Staff Photo: Brendan Sullivan Casey Snyder, a 24-year veteran of Gwinnett County Fire and Emergency Services, took the reins as fire chief just over a month ago. "It's just something I've got to learn and can't wait to keep getting better at," he said of the position.
Gwinnett County Fire Chief Casey Snyder
Getting to know Gwinnett County Fire Chief Casey Snyder.
GWINNETT COUNTY FIRE CHIEFS
Raymond Mattison: Jan. 1971 — Jan. 1984
Kent Ryan: April 1984 — Feb. 1985
Jack Holland: April 1985 — Jan. 1988
Michael Buice: Feb. 1988 — Sept. 2001
Jack McElfish: Oct. 2002 — Feb. 2006
Steve Rolader: March 2006 — Sept. 2009
Bill Myers: Sept. 2009 — May 2013
Casey Snyder: June 2013 — present
LAWRENCEVILLE -- When Gwinnett County Fire Chief Bill Myers "suddenly" announced his retirement in May (the move had been anticipated in inner circles for many months), the public wondered who would fill his boots -- the four-year leader of the department seemed to have left county officials with less than two weeks to find his replacement.
Meet Casey Snyder.
It only took the county a week to officially announce Snyder as Gwinnett's eighth fire chief. Most recently assistant chief of operations, the 24-year veteran of the department had long been groomed for the promotion: During his time, he's filled roles from everyday firefighter to EMS, to training instructor and training manager. He did a couple of years in the business services section and a couple more in an administrative operations position.
He's done a little bit of everything and done it well.
The Daily Post recently sat down with Snyder, who lives in Gwinnett with his wife Beverly and 9-year-old daughter Ryley, to chat about the ins and outs of his new gig. The following are his responses to a variety of topics:
On his first month or so as chief
The last month, it's been busy and it's certainly a new job, new responsibilities and getting around to meet people and things like that. A lot of it's been just meeting the various people around the county and learning the new position.
On if his promotion was expected
Chief Myers thought he would retire, he had said (last year) he was going to retire probably in 2013. There was some preparation behind it but it's like everything else -- until you actually sit in the position, it's vastly different than looking from the outside in. There's certainly a learning curve that's gonna come with it. But I was well prepared.
On how he became chief
I worked my way up through the ranks, and it's one of those things where you get to the next level and you're like, 'OK, I like doing this,' and then you see the other position and you think you can do that too. And you keep moving up ... It's hard to say, 'I'll be in that position,' because it's only one position and it's a large department with a lot of very, very good people. So it's an honor and it's certainly humbling to be in this position.
On increasing focus on prevention and education
We've slowly been moving that direction. We've done some things with drownings, we've done some things with apartment complexes and those have been successful programs. We've done some things with the hotels and those have been successful. Now it's more we're going to start focusing on vulnerable populations ... We're gonna work toward trying to prevent the slips, trips and falls and other incidents with the elderly, then at the same time educate the children so that they can be safer.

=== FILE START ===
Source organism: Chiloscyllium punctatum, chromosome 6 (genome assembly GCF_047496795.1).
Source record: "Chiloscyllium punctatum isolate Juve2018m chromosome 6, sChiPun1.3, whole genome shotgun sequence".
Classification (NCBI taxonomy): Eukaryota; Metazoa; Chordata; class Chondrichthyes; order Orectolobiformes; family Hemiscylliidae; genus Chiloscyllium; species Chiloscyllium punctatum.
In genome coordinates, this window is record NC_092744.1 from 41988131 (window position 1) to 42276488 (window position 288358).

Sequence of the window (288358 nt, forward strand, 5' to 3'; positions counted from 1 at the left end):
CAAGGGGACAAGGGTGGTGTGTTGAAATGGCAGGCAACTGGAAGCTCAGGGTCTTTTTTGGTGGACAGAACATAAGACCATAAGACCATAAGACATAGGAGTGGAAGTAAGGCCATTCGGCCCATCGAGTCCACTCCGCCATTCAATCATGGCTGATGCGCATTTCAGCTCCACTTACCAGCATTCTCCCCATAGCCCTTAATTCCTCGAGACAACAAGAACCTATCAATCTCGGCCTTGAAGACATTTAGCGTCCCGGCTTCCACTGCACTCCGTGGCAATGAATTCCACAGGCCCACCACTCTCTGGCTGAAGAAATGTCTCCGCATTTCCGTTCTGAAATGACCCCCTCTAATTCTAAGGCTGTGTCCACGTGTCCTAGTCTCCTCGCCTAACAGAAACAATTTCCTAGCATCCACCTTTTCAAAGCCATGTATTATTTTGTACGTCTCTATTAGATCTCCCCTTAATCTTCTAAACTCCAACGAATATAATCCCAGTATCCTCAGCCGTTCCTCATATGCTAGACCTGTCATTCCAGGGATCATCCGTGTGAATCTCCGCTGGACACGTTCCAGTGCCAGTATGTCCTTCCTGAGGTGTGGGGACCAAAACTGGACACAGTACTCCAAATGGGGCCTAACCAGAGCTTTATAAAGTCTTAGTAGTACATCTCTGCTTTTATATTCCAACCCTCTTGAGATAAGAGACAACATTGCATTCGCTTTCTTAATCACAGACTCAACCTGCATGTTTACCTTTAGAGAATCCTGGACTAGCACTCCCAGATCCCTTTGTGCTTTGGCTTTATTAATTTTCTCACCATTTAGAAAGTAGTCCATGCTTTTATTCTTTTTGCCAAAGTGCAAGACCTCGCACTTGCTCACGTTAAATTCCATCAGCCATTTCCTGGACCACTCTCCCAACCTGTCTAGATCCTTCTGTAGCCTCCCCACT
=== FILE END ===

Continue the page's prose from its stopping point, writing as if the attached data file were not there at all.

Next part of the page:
On what made him want to be a firefighter
I like to help people. Sometimes it takes a while for somebody when they first get into this because they like to run the calls and they like to fight the fires. But at the end of the day it filters down to you like to help people. The outcome when you help somebody is very gratifying.
On other positions he's had within the department
I got to work in training, as far as being an instructor and also being a manager in training, and then I spent some time working with the EMS piece of it. And then in the operations division in an administrative position, and then I've had my field time too. So I've had a good mix of both sides and enjoyed all of it. I also did a couple of years in the business services section, which I learned a lot about the budget and logistics and things like that.
On any surprises since taking over as chief
No surprises. My time right now has been ... concentrating on multiple different things, which is different. It's usually a one-track mind. In the fire chief's position you have to have a three-, four-, five-track mind just to focus on different things that occur.
On if his daughter comprehends his new job
I think she does. I think the promotional ceremony drove a lot of it home for her. She realized what it meant, with all the people being there. I think it's a little hard for a 9-year-old to totally understand it all, but that helped. She certainly said later, she said, "This is a big thing, isn't it dad?" And yeah, on some scales it is.
On how long he'd like to be chief
It's not something that I've really put a number on. I want to do it as long as I'm effective. We've been very blessed to have a great administration that has moved this department forward each time. I want to continue to do that, and once you get to that point where you don't feel like you can do that anymore, it's certainly time to pass it on to somebody else ... We've been very, very blessed with being able to bring our department forward each and every time we've changed.
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